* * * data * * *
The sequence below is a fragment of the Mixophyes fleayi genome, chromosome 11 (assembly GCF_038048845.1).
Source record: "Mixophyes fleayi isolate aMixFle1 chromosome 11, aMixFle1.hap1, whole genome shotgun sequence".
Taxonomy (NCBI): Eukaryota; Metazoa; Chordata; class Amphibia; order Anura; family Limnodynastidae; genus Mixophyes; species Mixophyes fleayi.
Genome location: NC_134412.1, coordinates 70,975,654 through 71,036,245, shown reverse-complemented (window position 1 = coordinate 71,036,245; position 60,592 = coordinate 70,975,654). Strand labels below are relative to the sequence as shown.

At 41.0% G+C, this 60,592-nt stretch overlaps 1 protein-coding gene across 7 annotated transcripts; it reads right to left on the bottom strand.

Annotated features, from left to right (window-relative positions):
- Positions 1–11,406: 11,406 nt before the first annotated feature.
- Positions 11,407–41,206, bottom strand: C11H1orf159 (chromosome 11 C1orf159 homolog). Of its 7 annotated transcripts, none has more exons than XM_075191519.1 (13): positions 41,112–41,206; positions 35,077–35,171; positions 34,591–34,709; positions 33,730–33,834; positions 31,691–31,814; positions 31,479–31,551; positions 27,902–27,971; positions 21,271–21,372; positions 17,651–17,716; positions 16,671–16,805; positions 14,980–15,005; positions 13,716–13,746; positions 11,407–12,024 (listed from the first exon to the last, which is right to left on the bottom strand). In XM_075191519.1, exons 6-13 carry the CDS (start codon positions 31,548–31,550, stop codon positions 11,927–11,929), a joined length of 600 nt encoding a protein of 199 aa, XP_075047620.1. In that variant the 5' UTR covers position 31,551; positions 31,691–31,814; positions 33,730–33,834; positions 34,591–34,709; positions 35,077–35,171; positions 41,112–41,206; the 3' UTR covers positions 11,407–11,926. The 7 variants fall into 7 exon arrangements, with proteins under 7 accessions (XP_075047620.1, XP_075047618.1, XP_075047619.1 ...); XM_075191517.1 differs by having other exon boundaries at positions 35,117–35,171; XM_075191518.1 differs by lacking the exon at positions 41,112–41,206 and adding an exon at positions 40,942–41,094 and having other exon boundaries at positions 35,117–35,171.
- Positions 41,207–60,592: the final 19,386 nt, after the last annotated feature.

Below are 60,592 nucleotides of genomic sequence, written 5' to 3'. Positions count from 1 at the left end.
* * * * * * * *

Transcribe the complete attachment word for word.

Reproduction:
The sequence below is a fragment of the Mixophyes fleayi genome, chromosome 11 (assembly GCF_038048845.1).
Source record: "Mixophyes fleayi isolate aMixFle1 chromosome 11, aMixFle1.hap1, whole genome shotgun sequence".
Taxonomy (NCBI): Eukaryota; Metazoa; Chordata; class Amphibia; order Anura; family Limnodynastidae; genus Mixophyes; species Mixophyes fleayi.
Genome location: NC_134412.1, coordinates 70,975,654 through 71,036,245, shown reverse-complemented (window position 1 = coordinate 71,036,245; position 60,592 = coordinate 70,975,654). Strand labels below are relative to the sequence as shown.

At 41.0% G+C, this 60,592-nt stretch overlaps 1 protein-coding gene across 7 annotated transcripts; it reads right to left on the bottom strand.

Annotated features, from left to right (window-relative positions):
- Positions 1–11,406: 11,406 nt before the first annotated feature.
- Positions 11,407–41,206, bottom strand: C11H1orf159 (chromosome 11 C1orf159 homolog). Of its 7 annotated transcripts, none has more exons than XM_075191519.1 (13): positions 41,112–41,206; positions 35,077–35,171; positions 34,591–34,709; positions 33,730–33,834; positions 31,691–31,814; positions 31,479–31,551; positions 27,902–27,971; positions 21,271–21,372; positions 17,651–17,716; positions 16,671–16,805; positions 14,980–15,005; positions 13,716–13,746; positions 11,407–12,024 (listed from the first exon to the last, which is right to left on the bottom strand). In XM_075191519.1, exons 6-13 carry the CDS (start codon positions 31,548–31,550, stop codon positions 11,927–11,929), a joined length of 600 nt encoding a protein of 199 aa, XP_075047620.1. In that variant the 5' UTR covers position 31,551; positions 31,691–31,814; positions 33,730–33,834; positions 34,591–34,709; positions 35,077–35,171; positions 41,112–41,206; the 3' UTR covers positions 11,407–11,926. The 7 variants fall into 7 exon arrangements, with proteins under 7 accessions (XP_075047620.1, XP_075047618.1, XP_075047619.1 ...); XM_075191517.1 differs by having other exon boundaries at positions 35,117–35,171; XM_075191518.1 differs by lacking the exon at positions 41,112–41,206 and adding an exon at positions 40,942–41,094 and having other exon boundaries at positions 35,117–35,171.
- Positions 41,207–60,592: the final 19,386 nt, after the last annotated feature.

Below are 60,592 nucleotides of genomic sequence, written 5' to 3'. Positions count from 1 at the left end.